How to Fix Stew Meat

Next Video:
How to Add Rice to Beef Stew in the Crock-Pot....5

You can fix stew meat in a variety of different ways depending on exactly what it is that you're trying to accomplish. Fix stew meat with help from a chef instructor and executive pastry chef in this free video clip.

Part of the Video Series: Preparing Stews: Tips & Tricks
Promoted By Zergnet


Video Transcript

Hi, I'm Tony Hedger. Today, we're going to go over how to fix stew meat. How to look at the meat, see what we want as far as that goes into our beef stew. How to trim it, how to saute and kind of build a beef stew. You can make your beef stew with the utmost flavor by just following a few, simple guidelines. This is a beef chuck and this, we don't know where to comes from. This is what you find classified as stew meat in your supermarket. It's just basically scraps from different parts of the cow, it could come off the rib, it could come off the round, who knows? This was a nice cross-cut section of the shoulder clod muscle of the chuck, which is the front shoulder of the cow. Some of this maybe, not so tender, others maybe very tender parts of these. Very familiar with this cut as far as pot roast. Today, with the beef stew, we're going to start building our flavors. O.k., so, we're going to take that chuck out a little bit, and we're going to cut a couple pieces off. I'm going to cut two of those muscles, I'm going to pull that off there. I'm going to kind of just cut the muscles apart a little bit, following the natural separation, o.k. Look there, very important to have a nice sharp knife. It's also important, if you cut yourself, that it's a nice, clean cut. O.k., so, we want to make sure all the subcutaneous fat is off, of that, o.k. I don't like fat in my beef stew and I'm sure, you don't either. Just don't get your fingers in the way like I do. There we go, that's not going to be pleasant to eat. o.k. Now, the thing about a beef stew is, we want to make sure that we also have it in good bite size pieces, o.k. One thing that makes beef stew tender, is always cutting across the grain as well. So, we want to make sure that we have nice, small cuts. But we don't have long, thin strands of muscles fibers that we have to eat through too, that's what kind of makes meat stringy. O.k., so, we're going to go ahead and throw that into our bowl, we'll get rid of that. Cut that across the grain, sure you've heard that before. And we're going to throw that bone, I've got a little piece of connective tissue, I need to get rid of, there we go. Just set that to the side there, there we go. Next thing we need to do, is season, o.k. Remember, we can season later as well, so we don't want to put too much on there. And of course, flour, flour is going to facilitate that browning process. Plus, later on, in our dish, it's going to help us thicken it up a little bit. I'm going to put a little oil in our pan, and we should hear a good sizzle when we throw it in, I hear it already, there we go. We've got that good sizzle going. Now, what we want to make sure, is when we're cutting, we want to make sure that everything is cut apart, I think, I just missed one right there. We want to make sure that everything is pretty much the same size, o.k. We want to make sure that we get a good caramelization. The proteins, the sugars in the proteins are what's going to help your meat caramelize. O.k., we want to make sure we brown pretty much on all sides. This will also help keep your meat tender, while it's cooking, looking good. We want to make sure that we brown all sides, but we don't want, we don't really have to really cook it all the way. It''s not important that we cook it all the way, because remember it's going to be on the stove for an hour or two hours, however long you decide that you want to cook your beef stew. O.k., so, we've got that browned. We're going to go ahead and throw that into our saucepan, this is where our, we're gong to start building beef stew. Thank you, I'm Tony Hedger, and that was how to fix stew meat.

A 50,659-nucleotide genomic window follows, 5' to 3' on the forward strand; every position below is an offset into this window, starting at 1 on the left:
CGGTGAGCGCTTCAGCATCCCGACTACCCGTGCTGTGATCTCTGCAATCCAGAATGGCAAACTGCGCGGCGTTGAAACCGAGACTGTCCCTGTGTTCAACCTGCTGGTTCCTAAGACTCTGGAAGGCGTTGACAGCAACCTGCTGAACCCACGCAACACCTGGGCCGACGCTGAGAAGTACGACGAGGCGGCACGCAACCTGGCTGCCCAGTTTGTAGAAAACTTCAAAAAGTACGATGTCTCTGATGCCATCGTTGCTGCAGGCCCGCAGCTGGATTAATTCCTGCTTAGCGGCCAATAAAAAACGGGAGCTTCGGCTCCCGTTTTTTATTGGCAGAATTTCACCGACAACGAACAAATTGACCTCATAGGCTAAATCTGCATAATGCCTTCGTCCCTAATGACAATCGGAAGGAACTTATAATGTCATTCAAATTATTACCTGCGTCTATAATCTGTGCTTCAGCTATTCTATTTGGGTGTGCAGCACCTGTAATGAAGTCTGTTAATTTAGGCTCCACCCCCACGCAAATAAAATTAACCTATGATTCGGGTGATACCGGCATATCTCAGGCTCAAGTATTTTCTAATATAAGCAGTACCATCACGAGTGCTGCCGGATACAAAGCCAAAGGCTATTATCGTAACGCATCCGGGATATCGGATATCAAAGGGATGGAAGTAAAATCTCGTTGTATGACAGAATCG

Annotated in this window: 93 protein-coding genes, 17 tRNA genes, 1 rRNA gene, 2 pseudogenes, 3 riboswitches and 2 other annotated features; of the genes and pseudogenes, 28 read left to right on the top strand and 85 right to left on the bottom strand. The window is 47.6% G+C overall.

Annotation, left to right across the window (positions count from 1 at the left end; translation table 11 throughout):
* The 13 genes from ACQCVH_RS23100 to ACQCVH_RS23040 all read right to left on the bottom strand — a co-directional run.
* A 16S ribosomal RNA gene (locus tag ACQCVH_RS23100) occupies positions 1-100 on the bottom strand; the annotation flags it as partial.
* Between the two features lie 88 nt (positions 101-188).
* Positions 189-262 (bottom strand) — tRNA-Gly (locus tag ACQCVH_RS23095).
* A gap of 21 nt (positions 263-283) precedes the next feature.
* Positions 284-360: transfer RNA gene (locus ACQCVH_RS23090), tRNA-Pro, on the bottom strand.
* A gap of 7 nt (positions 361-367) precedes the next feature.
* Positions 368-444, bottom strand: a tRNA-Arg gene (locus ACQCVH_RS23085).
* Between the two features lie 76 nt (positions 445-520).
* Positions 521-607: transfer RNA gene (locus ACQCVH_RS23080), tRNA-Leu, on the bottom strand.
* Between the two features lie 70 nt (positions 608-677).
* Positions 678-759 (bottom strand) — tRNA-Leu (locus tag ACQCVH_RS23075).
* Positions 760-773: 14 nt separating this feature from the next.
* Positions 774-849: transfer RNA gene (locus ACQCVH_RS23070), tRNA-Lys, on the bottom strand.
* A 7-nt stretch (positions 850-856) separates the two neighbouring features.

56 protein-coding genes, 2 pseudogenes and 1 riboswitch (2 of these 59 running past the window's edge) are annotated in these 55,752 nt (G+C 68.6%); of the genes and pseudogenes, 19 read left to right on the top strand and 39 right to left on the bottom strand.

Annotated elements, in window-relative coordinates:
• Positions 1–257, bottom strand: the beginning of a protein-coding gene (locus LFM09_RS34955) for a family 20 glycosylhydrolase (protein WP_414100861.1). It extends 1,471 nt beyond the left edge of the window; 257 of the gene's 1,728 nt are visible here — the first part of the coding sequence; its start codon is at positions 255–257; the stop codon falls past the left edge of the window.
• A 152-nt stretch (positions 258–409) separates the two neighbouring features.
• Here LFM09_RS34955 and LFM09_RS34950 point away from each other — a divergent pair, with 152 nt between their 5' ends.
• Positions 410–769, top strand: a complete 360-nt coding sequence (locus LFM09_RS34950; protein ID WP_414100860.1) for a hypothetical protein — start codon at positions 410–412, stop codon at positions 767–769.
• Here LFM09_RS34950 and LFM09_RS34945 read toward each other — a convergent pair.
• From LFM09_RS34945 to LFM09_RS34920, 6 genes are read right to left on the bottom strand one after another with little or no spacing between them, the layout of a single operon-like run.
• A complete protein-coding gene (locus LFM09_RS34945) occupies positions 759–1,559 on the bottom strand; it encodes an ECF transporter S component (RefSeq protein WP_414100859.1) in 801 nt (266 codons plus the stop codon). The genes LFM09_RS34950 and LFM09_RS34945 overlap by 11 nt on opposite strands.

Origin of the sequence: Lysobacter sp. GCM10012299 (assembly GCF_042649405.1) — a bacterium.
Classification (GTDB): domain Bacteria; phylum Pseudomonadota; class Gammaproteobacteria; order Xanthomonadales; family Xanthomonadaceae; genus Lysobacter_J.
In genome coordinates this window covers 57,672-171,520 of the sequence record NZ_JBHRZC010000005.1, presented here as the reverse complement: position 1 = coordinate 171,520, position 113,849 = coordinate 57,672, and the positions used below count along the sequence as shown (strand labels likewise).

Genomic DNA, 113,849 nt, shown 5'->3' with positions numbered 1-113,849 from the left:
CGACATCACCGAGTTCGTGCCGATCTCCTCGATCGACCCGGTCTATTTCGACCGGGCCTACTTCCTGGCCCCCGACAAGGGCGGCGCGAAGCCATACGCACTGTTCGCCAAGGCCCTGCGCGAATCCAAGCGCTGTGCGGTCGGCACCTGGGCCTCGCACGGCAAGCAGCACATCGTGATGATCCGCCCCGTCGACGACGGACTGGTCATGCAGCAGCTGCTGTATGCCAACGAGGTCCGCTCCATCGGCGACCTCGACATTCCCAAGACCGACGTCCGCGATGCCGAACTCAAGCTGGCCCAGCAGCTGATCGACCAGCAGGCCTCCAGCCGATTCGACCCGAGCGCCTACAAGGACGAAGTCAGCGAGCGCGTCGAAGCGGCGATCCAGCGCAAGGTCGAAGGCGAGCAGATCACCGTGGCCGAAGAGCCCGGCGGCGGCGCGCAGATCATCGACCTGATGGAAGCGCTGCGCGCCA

Related Searches

Is DIY in your DNA? Become part of our maker community.
Submit Your Work!